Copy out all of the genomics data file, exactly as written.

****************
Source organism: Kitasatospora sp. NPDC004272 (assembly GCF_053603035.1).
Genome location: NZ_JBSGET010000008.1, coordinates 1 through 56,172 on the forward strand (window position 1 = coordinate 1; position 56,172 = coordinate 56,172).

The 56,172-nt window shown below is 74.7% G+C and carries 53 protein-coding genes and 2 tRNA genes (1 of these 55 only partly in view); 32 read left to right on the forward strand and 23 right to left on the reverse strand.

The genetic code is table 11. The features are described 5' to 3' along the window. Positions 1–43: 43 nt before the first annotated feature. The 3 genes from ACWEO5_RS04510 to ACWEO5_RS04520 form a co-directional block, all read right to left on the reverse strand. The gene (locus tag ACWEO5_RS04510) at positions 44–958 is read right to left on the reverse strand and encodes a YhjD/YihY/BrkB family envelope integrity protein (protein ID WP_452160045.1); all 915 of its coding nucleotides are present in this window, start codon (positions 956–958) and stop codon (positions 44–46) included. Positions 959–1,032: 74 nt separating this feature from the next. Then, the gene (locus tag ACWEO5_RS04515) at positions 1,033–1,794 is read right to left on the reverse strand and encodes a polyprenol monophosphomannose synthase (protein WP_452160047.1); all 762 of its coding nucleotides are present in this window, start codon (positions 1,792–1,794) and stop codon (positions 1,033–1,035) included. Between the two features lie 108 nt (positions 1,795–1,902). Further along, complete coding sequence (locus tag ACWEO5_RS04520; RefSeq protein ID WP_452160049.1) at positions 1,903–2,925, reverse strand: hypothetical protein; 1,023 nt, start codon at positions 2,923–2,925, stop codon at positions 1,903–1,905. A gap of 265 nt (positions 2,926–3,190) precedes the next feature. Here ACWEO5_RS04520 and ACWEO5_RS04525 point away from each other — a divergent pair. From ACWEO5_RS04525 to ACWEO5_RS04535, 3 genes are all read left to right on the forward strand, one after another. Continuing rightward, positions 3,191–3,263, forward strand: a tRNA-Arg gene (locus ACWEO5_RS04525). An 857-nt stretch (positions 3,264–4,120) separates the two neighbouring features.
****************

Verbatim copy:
Source organism: Kitasatospora sp. NPDC004272 (assembly GCF_053603035.1).
Genome location: NZ_JBSGET010000008.1, coordinates 1 through 56,172 on the forward strand (window position 1 = coordinate 1; position 56,172 = coordinate 56,172).

The 56,172-nt window shown below is 74.7% G+C and carries 53 protein-coding genes and 2 tRNA genes (1 of these 55 only partly in view); 32 read left to right on the forward strand and 23 right to left on the reverse strand.

The genetic code is table 11. The features are described 5' to 3' along the window. Positions 1–43: 43 nt before the first annotated feature. The 3 genes from ACWEO5_RS04510 to ACWEO5_RS04520 form a co-directional block, all read right to left on the reverse strand. The gene (locus tag ACWEO5_RS04510) at positions 44–958 is read right to left on the reverse strand and encodes a YhjD/YihY/BrkB family envelope integrity protein (protein ID WP_452160045.1); all 915 of its coding nucleotides are present in this window, start codon (positions 956–958) and stop codon (positions 44–46) included. Positions 959–1,032: 74 nt separating this feature from the next. Then, the gene (locus tag ACWEO5_RS04515) at positions 1,033–1,794 is read right to left on the reverse strand and encodes a polyprenol monophosphomannose synthase (protein WP_452160047.1); all 762 of its coding nucleotides are present in this window, start codon (positions 1,792–1,794) and stop codon (positions 1,033–1,035) included. Between the two features lie 108 nt (positions 1,795–1,902). Further along, complete coding sequence (locus tag ACWEO5_RS04520; RefSeq protein ID WP_452160049.1) at positions 1,903–2,925, reverse strand: hypothetical protein; 1,023 nt, start codon at positions 2,923–2,925, stop codon at positions 1,903–1,905. A gap of 265 nt (positions 2,926–3,190) precedes the next feature. Here ACWEO5_RS04520 and ACWEO5_RS04525 point away from each other — a divergent pair. From ACWEO5_RS04525 to ACWEO5_RS04535, 3 genes are all read left to right on the forward strand, one after another. Continuing rightward, positions 3,191–3,263, forward strand: a tRNA-Arg gene (locus ACWEO5_RS04525). An 857-nt stretch (positions 3,264–4,120) separates the two neighbouring features.